How Long Do Direct Thermal Labels Last?

Direct thermal labels usually last for 6 to 8 months only. When properly maintained, it can have a lengthier shelf life.

Do Thermal Printers Need Special Paper?

Direct thermal printers specifically need direct thermal labels to print your tags, barcodes, and shipping labels. Thermal papers have a special composition that allows it to render texts and images when activated through heat. Hence, you cannot use any other type of paper as a substitute for your thermal printer.

Direct Thermal vs Thermal Transfer

When searching for “What are Direct Thermal Labels?” you may have come across thermal transfer labels as well. These two types of thermal printer labels are often used for barcodes, shipping and dispatch labels, warehouse labels, and many others.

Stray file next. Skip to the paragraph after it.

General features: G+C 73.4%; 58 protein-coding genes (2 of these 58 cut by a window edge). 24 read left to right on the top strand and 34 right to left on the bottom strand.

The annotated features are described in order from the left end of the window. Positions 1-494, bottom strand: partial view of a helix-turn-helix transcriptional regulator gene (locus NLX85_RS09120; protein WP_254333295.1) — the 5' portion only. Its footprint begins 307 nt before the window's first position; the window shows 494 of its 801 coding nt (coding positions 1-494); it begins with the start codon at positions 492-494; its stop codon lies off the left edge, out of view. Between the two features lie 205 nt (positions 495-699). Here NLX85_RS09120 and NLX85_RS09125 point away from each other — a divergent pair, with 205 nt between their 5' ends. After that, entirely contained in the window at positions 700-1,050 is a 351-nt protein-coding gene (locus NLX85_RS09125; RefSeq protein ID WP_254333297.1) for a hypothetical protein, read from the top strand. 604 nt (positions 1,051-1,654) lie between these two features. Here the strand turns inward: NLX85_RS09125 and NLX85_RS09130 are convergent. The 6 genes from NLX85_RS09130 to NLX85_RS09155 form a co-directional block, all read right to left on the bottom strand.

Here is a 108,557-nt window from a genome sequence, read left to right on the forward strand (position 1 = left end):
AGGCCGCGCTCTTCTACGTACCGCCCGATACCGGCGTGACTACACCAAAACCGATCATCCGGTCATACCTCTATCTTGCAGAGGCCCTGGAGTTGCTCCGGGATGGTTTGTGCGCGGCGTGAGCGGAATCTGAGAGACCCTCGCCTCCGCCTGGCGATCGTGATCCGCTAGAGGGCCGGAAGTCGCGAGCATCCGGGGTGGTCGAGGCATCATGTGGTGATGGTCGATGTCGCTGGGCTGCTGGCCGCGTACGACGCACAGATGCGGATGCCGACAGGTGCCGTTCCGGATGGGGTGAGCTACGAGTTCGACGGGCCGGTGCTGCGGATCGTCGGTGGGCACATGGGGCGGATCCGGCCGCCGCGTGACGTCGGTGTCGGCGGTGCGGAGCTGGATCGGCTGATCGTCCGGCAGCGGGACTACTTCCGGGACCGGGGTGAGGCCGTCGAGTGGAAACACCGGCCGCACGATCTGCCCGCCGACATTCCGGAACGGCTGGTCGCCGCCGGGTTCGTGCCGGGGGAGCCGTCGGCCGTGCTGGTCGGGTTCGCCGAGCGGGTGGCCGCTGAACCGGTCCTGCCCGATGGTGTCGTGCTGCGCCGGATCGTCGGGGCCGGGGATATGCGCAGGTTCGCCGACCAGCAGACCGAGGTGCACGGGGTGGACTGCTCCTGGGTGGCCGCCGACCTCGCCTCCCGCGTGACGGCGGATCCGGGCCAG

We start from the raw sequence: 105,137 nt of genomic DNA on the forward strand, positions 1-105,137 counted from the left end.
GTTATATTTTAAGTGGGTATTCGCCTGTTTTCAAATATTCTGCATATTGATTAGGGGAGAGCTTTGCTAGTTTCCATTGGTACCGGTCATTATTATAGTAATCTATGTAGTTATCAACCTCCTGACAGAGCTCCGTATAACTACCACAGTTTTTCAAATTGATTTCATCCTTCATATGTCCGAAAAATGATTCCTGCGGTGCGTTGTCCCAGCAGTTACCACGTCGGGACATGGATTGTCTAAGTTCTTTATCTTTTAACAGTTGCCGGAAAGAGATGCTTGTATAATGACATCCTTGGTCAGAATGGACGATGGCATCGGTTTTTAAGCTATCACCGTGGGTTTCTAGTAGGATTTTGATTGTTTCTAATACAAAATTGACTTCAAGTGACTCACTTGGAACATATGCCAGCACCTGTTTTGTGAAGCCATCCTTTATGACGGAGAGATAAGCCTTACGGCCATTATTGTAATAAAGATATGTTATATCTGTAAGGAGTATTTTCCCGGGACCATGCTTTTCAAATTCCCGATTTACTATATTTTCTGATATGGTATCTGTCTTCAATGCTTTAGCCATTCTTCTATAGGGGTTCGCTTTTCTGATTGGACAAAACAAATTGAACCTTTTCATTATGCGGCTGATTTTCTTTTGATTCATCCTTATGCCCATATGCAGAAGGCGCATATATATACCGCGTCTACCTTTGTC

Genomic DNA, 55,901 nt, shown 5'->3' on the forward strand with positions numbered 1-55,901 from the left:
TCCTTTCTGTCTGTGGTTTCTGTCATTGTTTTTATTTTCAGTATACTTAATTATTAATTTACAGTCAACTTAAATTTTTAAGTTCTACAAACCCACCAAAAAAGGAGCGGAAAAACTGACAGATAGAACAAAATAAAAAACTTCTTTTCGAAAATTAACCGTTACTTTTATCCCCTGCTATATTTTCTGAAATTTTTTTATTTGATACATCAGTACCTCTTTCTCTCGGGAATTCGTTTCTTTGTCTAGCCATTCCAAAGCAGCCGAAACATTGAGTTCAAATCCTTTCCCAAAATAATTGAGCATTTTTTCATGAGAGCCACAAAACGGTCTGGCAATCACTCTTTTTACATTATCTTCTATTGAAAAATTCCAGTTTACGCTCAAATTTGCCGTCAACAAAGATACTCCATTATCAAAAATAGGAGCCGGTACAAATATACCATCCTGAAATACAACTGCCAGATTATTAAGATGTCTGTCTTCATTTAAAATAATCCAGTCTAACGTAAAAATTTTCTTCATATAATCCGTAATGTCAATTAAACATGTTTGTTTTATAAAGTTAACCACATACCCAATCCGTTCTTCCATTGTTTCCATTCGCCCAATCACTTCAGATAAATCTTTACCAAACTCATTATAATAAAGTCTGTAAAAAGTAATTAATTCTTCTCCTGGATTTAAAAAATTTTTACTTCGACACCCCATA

Both thermal printing process produces high-quality and crisp texts and excellent edge refinement. Also, both method involves using a thermal printhead that applies heat to the label surface.

So how should you choose between the two amazing thermal printing methods? Below we further define and contrast the two to help you filter through your options.

Direct Thermal Label
  • Uses heat-activated, chemically-activated paper
  • Heat-sensitive substance darkens the label when used to print texts and images.


How It Works
Thermal Transfer
  • A ribbon layer is placed on the label top where the thermal transfer process takes place to print the labels
  • Most suitable for indoor and short-term print applications
  • It’s easy to load and use
  • No additional charges for ribbon, ink, or toner.
  • Almost zero maintenance